The 2445: The Art of Seduction. The TMA will “set the mood with sumptuous foods, delicious potions, lushlyscented flower arrangements and music,” then “peek at roving models painted by local artists.” 7-10 p.m. Sept. 2, Glass Pavilion’s GlasSalon, 2445 Monroe St. $35. (419) 254-5771, ext. 7432.

Fall Friday Fit: Internet Genealogy II: This class offers instruction in making the most of paid subscriptions to genealogical research websites. 9:30-11:30 a.m. Aug. 28, Rutherford B. Hayes Presidential Center library, Spiegel Grove, Hayes and Buckland avenues, Fremont. $5-$10. Registration: (419) 332-2081, (800) 998-7737 or www.rbhayes.org.

Naturalist-led, moderately paced weekly walks will be held to boost participants’ health. 7-8 a.m. Fridays, Sept. 3-Oct. 22, Metz Visitor Center courtyard, Wildwood Preserve Metropark, 5100 W. Central Ave. $35. Reservations: (419) 4079700 or reservations.metroparkstoledo.com.

Check out Bowling Green and surrounding area listings online at www.toledofreepress.com

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20 n WEDNESDAY, AUGUST 25, 2010 / BAM! TOLEDOFREEPRESS.COM

Craftsmen

Terhune Gallery hosts Ohio Designer Craftsmen exhibit. By John Dorsey Toledo Free Press Staff Writer jforsey@toledofreepress.com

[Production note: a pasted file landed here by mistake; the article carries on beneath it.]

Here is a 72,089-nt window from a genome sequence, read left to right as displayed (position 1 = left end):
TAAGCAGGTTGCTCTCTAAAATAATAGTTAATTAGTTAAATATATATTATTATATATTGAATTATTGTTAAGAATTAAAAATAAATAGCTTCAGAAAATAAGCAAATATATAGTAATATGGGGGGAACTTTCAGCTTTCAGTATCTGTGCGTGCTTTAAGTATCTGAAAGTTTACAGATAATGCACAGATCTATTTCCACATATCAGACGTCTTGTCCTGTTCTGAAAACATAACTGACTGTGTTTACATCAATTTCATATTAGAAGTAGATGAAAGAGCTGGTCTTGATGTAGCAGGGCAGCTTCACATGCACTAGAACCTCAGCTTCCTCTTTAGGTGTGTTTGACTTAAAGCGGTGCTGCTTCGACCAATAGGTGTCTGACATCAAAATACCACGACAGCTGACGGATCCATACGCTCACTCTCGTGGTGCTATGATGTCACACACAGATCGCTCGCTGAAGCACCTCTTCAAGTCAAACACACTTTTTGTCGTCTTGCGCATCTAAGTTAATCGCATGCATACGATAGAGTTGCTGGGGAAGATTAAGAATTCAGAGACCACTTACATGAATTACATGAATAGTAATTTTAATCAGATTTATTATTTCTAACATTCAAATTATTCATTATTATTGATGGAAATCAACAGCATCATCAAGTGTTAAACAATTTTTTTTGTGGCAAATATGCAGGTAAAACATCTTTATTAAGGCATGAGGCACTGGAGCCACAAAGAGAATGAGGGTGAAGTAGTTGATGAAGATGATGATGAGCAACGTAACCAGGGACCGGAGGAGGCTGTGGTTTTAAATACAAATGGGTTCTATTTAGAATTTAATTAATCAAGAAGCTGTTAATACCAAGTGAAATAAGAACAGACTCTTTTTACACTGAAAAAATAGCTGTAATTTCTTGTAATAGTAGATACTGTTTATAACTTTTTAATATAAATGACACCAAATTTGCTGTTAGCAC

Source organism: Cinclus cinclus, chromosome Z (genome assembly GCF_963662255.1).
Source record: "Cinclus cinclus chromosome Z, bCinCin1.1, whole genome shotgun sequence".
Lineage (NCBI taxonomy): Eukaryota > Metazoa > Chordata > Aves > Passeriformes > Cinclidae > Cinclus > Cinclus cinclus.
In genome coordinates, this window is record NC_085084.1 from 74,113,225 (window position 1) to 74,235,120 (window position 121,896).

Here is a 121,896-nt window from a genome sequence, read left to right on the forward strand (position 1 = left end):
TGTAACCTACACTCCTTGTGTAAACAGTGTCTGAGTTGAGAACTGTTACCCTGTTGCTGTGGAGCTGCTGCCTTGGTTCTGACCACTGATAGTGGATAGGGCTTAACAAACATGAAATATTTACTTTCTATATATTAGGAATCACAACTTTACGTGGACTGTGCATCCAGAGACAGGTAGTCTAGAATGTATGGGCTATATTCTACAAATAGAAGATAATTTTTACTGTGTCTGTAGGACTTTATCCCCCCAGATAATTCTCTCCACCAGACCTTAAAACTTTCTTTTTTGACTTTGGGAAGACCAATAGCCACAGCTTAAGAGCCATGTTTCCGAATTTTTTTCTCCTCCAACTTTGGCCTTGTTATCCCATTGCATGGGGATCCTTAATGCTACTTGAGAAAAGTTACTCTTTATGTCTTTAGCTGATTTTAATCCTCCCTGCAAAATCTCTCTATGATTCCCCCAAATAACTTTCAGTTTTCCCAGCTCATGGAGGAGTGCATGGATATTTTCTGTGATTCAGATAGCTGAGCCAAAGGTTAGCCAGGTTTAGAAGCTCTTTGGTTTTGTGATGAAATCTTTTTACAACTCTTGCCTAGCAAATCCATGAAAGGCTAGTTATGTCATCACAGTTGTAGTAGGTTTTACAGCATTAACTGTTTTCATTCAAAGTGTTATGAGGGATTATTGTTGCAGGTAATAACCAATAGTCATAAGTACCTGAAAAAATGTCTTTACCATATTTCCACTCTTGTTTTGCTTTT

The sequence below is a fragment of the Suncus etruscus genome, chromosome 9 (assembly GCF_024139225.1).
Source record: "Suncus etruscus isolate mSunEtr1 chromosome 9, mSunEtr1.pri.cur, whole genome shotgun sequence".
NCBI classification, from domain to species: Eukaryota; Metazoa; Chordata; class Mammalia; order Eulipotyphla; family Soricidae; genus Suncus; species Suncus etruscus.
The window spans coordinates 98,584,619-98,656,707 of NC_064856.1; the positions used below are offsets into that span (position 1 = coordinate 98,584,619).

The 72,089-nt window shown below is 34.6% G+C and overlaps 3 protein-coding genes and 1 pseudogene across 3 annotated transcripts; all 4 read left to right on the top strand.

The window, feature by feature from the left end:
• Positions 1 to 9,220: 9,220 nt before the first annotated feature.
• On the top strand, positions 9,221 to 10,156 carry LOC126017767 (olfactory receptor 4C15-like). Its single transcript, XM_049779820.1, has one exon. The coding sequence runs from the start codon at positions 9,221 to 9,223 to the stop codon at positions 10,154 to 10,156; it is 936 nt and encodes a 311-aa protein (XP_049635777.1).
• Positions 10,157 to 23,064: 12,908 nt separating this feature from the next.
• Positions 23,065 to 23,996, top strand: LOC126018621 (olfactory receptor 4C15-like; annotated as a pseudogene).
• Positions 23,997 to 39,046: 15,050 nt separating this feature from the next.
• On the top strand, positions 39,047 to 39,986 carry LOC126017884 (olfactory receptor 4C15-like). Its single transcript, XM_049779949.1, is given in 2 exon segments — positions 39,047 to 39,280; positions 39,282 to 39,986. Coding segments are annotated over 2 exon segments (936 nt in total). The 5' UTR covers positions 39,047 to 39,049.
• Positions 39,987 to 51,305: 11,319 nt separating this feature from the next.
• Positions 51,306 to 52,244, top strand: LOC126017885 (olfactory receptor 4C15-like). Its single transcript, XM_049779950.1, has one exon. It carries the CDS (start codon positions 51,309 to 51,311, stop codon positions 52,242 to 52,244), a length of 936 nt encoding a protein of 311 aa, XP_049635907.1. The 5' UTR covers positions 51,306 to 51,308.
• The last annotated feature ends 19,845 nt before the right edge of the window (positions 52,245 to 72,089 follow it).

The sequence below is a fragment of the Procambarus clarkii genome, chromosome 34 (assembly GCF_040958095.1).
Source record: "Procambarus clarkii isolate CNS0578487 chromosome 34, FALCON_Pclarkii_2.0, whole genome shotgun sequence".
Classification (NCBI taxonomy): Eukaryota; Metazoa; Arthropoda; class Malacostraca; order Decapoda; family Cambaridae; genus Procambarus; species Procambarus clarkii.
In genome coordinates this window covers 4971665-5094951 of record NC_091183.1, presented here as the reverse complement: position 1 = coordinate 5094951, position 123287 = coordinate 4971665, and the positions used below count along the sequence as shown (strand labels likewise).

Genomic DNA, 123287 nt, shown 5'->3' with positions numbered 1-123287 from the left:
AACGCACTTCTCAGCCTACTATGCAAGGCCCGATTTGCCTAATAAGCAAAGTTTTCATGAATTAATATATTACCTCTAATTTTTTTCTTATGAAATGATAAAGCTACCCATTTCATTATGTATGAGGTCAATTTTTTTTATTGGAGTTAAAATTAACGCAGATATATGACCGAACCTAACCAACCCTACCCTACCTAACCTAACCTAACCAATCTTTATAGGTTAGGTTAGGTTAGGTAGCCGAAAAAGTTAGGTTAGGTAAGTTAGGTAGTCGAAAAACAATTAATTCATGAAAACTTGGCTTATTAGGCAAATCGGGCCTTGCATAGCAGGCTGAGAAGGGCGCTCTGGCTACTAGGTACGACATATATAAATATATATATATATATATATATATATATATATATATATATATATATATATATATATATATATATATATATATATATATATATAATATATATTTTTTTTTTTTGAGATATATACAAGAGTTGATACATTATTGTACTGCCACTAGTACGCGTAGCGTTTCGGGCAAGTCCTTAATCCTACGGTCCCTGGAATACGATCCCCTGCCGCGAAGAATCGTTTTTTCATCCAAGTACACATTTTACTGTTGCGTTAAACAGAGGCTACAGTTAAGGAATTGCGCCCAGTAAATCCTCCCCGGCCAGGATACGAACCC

Owens Community College’s latest art exhibition is designed to inspire. The Ohio Designer Craftsmen’s Best of 2010 exhibit is set to grace the college’s Walter E. Terhune Art Gallery through Sept. 16. The juried show will close with a guest lecture by nationally known metalsmith and Ohio Designer Craftsmen and Bowling Green State University faculty member Tom Muir. “Owens Community College is proud to open the current exhibition season with such a unique exhibit that showcases some of the finest craft works of art in Ohio,” said Wynn Perry, Owens part-time coordinator of the Walter E. Terhune Art Gallery. Ohio Designer Craftsmen is a not-for-profit organization with more than 2,100 members, including craft artists, educators, students and other individuals who appreciate fine art. The organization was founded in 1963 to promote the fine crafts aesthetic by establishing a standard of excellence, encouraging creative growth, providing professional support to craft artists and